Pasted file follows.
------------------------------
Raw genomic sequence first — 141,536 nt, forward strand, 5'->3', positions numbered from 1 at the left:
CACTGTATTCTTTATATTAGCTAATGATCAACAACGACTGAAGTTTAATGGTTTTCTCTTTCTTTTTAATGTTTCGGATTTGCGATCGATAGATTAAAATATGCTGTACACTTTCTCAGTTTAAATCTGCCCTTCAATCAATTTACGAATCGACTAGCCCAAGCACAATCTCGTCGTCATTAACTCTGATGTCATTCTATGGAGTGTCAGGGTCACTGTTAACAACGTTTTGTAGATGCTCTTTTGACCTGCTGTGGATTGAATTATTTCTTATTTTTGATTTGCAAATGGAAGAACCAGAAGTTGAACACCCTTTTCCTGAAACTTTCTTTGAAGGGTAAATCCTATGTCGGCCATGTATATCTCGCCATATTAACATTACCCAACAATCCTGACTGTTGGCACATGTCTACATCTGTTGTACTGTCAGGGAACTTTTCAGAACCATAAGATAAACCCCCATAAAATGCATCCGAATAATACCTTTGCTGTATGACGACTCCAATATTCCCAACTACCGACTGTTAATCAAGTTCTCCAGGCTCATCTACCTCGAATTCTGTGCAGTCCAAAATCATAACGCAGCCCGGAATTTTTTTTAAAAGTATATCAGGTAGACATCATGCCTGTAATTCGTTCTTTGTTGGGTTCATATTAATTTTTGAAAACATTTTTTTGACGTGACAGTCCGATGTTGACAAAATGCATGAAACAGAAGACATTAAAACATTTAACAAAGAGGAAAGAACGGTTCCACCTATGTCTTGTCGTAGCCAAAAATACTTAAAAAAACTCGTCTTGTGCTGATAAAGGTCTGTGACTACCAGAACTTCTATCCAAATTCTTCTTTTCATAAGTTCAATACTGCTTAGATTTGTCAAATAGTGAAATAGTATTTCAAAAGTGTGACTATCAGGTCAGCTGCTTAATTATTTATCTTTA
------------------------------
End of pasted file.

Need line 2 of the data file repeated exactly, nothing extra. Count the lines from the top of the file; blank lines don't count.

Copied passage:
CACTGTATTCTTTATATTAGCTAATGATCAACAACGACTGAAGTTTAATGGTTTTCTCTTTCTTTTTAATGTTTCGGATTTGCGATCGATAGATTAAAATATGCTGTACACTTTCTCAGTTTAAATCTGCCCTTCAATCAATTTACGAATCGACTAGCCCAAGCACAATCTCGTCGTCATTAACTCTGATGTCATTCTATGGAGTGTCAGGGTCACTGTTAACAACGTTTTGTAGATGCTCTTTTGACCTGCTGTGGATTGAATTATTTCTTATTTTTGATTTGCAAATGGAAGAACCAGAAGTTGAACACCCTTTTCCTGAAACTTTCTTTGAAGGGTAAATCCTATGTCGGCCATGTATATCTCGCCATATTAACATTACCCAACAATCCTGACTGTTGGCACATGTCTACATCTGTTGTACTGTCAGGGAACTTTTCAGAACCATAAGATAAACCCCCATAAAATGCATCCGAATAATACCTTTGCTGTATGACGACTCCAATATTCCCAACTACCGACTGTTAATCAAGTTCTCCAGGCTCATCTACCTCGAATTCTGTGCAGTCCAAAATCATAACGCAGCCCGGAATTTTTTTTAAAAGTATATCAGGTAGACATCATGCCTGTAATTCGTTCTTTGTTGGGTTCATATTAATTTTTGAAAACATTTTTTTGACGTGACAGTCCGATGTTGACAAAATGCATGAAACAGAAGACATTAAAACATTTAACAAAGAGGAAAGAACGGTTCCACCTATGTCTTGTCGTAGCCAAAAATACTTAAAAAAACTCGTCTTGTGCTGATAAAGGTCTGTGACTACCAGAACTTCTATCCAAATTCTTCTTTTCATAAGTTCAATACTGCTTAGATTTGTCAAATAGTGAAATAGTATTTCAAAAGTGTGACTATCAGGTCAGCTGCTTAATTATTTATCTTTA